David Throup, Charles Hornsby. Multi-Party Politics In Kenya: The Kenyatta & Moi States & the Triumph of the System in the 1992 Election. Athens, Ohio: Ohio University Press, 1998. x + 660 pp. $29.95 (paper), ISBN 978-0-8214-1207-7; $59.95 (cloth), ISBN 978-0-8214-1206-0.
Reviewed by Okete Shiroya (Valdosta State University)
Published on H-Africa (December, 1998)
This book is about the political economy of contemporary Kenya, and, by extension, that of Africa as a whole. It specifically addresses conditions and circumstances under which political pluralism was re-introduced into Kenya from 1991-1994. It attempts to answer such questions as, why did the Kenyan government accept the re-introduction of multi-partyism, why and how did the ruling party, KANU, win the election, and why, following the election, are the opposition and the government not co-existing peacefully. The book also offers suggestions as to how the democratization process could be improved and strengthened.
Over the years, the authors carried out extensive research in Kenya on its political development. This book is the latest work they have published about Kenya. Although the book is aimed at the professionals, especially the academics and policy makers, it should also appeal to a wide range of readers not only because of its subject matter but also because of the style in which it is written, presented and organized. Professionals will find the figures, tables, photographs, index, and appendices exceptionally useful.
Although by 1991, Kenya had been politically independent for 28 years, it had experimented with multi-partyism for only a very short period of time: from 1960-64 and 1966-69. For the rest of the years, Kenyetta and Moi ruled Kenya under a single-party system. In 1991 the West forced Moi to re-introduce multi-partyism to Kenya. The opposition which, at first, appeared united, fragmented along ethnic lines; as a result it lost the election and Moi retained Kenya's leadership.
Here, the lesson was clear: strong, viable multi-partyism does not easily emerge or survive in a political environment in which the determining factor is personality, ethnicity, or both. For that to happen, ideology, policy, class, or all three should be present. A second lesson is that democratization is an expensive process. Electoral processes, which is only one component of democratization, requires massive foreign assistance and support. Such assistance should not end on the last day of the election. For the process to survive and to grow stronger, assistance should be continued. What is true for the electoral process is equally true for the democratization process as a whole. The question, of course is whether the West will be in a position to provide such massive assistance on a long-term basis.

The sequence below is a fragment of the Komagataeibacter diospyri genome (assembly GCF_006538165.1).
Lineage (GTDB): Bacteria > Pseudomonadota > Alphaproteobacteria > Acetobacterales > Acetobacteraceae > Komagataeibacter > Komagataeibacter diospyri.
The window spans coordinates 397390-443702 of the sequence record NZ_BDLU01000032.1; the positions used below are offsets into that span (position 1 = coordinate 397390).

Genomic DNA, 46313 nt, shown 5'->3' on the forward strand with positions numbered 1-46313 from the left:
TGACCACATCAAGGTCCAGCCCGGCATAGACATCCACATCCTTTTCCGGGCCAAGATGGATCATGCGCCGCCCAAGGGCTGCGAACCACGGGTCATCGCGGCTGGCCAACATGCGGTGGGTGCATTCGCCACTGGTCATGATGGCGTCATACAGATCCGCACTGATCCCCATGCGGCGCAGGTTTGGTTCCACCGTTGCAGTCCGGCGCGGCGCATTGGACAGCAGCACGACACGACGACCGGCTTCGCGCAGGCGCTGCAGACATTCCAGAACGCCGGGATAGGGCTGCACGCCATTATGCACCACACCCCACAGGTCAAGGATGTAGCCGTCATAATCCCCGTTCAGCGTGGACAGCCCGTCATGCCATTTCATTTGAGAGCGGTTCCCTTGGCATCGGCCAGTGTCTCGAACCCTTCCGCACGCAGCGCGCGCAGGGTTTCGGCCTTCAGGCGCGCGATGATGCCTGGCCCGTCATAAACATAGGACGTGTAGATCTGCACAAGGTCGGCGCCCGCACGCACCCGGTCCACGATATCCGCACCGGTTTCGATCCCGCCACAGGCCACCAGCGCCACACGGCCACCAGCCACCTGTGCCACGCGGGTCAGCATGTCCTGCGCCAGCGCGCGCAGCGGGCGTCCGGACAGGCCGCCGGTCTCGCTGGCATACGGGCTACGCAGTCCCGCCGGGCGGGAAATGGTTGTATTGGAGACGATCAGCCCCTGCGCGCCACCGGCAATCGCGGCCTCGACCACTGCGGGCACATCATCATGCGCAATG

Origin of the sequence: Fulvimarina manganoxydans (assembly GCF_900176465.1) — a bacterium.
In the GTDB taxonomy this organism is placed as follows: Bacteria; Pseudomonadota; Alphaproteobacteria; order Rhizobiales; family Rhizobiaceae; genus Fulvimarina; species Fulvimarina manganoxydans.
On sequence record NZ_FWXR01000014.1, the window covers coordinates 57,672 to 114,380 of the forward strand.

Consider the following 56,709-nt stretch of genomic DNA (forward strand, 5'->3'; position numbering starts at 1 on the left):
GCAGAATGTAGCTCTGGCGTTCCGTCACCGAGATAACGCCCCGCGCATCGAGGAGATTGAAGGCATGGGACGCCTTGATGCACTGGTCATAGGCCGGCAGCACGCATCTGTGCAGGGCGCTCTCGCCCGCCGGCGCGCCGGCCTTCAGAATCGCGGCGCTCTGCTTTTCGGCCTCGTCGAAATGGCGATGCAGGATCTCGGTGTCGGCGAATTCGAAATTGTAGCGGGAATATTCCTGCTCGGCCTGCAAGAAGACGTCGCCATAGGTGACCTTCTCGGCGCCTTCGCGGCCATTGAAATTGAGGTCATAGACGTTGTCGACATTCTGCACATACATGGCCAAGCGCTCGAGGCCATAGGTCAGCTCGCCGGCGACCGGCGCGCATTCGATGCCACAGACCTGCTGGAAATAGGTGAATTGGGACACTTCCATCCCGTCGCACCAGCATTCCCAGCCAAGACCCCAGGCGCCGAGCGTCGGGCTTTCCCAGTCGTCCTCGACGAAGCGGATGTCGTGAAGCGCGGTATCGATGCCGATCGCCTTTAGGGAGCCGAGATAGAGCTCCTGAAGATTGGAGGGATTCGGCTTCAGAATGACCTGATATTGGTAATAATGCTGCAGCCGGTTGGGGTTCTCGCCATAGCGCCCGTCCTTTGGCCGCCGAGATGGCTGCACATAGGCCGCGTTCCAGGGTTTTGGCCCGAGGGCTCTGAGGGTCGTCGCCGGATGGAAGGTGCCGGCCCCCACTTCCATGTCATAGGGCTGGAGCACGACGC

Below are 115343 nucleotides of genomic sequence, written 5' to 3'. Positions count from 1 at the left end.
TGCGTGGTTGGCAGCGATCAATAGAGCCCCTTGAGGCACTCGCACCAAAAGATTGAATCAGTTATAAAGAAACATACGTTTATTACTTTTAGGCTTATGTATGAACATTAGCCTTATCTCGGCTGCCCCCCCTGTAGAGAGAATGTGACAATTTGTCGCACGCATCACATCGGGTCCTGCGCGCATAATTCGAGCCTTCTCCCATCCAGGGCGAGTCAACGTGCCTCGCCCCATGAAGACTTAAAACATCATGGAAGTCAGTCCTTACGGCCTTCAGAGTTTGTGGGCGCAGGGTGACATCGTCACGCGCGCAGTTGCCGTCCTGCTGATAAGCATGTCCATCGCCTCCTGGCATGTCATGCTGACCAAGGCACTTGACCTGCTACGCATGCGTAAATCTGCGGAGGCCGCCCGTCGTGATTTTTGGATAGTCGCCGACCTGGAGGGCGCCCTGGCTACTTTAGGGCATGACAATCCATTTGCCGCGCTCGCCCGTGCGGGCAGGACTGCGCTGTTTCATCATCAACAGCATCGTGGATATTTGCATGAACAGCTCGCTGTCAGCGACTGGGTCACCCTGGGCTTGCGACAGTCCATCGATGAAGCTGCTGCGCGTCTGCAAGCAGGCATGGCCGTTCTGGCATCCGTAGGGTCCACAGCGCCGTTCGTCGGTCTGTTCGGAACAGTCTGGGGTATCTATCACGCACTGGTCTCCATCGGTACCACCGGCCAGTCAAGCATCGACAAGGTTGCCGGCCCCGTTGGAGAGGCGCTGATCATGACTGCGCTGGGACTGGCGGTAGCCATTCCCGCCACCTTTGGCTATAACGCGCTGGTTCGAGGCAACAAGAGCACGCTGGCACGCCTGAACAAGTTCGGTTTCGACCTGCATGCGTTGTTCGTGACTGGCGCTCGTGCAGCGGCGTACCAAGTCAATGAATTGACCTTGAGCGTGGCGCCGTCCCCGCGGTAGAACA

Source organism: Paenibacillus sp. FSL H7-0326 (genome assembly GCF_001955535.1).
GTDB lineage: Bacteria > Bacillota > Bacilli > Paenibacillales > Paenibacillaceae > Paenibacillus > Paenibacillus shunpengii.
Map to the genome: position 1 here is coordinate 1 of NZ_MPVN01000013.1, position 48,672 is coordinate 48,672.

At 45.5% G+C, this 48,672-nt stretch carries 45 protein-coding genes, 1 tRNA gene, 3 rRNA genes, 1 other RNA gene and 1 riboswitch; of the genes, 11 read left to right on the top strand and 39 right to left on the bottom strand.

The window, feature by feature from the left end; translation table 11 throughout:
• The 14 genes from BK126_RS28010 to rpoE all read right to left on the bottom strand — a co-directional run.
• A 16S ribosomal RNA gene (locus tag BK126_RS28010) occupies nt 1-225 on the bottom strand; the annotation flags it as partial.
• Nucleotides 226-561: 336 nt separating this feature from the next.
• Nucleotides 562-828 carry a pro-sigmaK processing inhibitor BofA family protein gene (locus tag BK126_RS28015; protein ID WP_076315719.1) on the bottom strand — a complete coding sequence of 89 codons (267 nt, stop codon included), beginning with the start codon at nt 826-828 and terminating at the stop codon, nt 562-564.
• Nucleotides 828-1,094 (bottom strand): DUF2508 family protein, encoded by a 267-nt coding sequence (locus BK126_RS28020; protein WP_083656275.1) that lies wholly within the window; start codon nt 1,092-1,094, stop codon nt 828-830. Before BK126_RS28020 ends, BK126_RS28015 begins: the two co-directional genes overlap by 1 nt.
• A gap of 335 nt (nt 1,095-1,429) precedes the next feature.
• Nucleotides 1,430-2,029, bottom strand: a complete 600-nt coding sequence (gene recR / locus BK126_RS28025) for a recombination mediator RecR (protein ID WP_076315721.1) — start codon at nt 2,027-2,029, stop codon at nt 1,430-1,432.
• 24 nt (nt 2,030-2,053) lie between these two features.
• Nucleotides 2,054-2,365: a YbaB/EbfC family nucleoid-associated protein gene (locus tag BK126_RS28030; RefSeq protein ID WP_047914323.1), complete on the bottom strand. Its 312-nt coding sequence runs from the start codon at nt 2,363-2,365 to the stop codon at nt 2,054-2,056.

So what did the re-introduction of multi-partyism mean for Kenya? According to the authors "whatever its weaknesses, the democratization process has broadened political and social freedoms in Kenya significantly ... economic freedoms have also expanded. Multi-partyism awoke enormous activism creating important checks and balances within the system which did not exist before. For the first time since 1964 centres of independent political power began to roll back power of the state, enhancing civil society" (pp. 592, 594). This is probably what happened in those African states that are currently experimenting with political pluralism.
It is clear from the authors' observation that democratizing a society is, of necessity, a gradual process which can only be accomplished successfully if it is carried out in stages. In the interest of strengthening the democratization process in Africa, the authors have made a number of suggestions. They have, for instance, suggested that African leaders and policy-makers revisit the issue of the one-party system: "Even single-party rule may provide a more attractive alternative to multi-partyism in the form of single-party states, in which each party is all powerful in its own ethnic stronghold, but where one group controls the centre and the distribution of patronage and development" (p. 591). This is a sound proposal which merits serious debate. I should also add that an almost similar system is currently being experimented with in Ethiopia. My own small input is that in a political arrangement such as the one being proposed by the authors, a mechanism or formula will have to be worked out by which the "controlling centre" could be occupied by eligible groups on a rotational basis. My assessment is that Multi-Party Politics In Kenya will remain, for years to come, the reference book on the evolution of multi-partyism in Kenya. It should be studied by those who wish to understand why ethnicity in contemporary Africa plays such a central role in the political economy of the new states on the continent.
Copyright 1998 by H-Net, all rights reserved. This work may be copied for non-profit educational use if proper credit is given to the author and the list. For other permission, please contact email@example.com.
If there is additional discussion of this review, you may access it through the list discussion logs at: http://h-net.msu.edu/cgi-bin/logbrowse.pl.
Okete Shiroya. Review of Throup, David; Hornsby, Charles, Multi-Party Politics In Kenya: The Kenyatta & Moi States & the Triumph of the System in the 1992 Election.
H-Africa, H-Net Reviews.
Copyright © 1998 by H-Net, all rights reserved. H-Net permits the redistribution and reprinting of this work for nonprofit, educational purposes, with full and accurate attribution to the author, web location, date of publication, originating list, and H-Net: Humanities & Social Sciences Online. For any other proposed use, contact the Reviews editorial staff at firstname.lastname@example.org.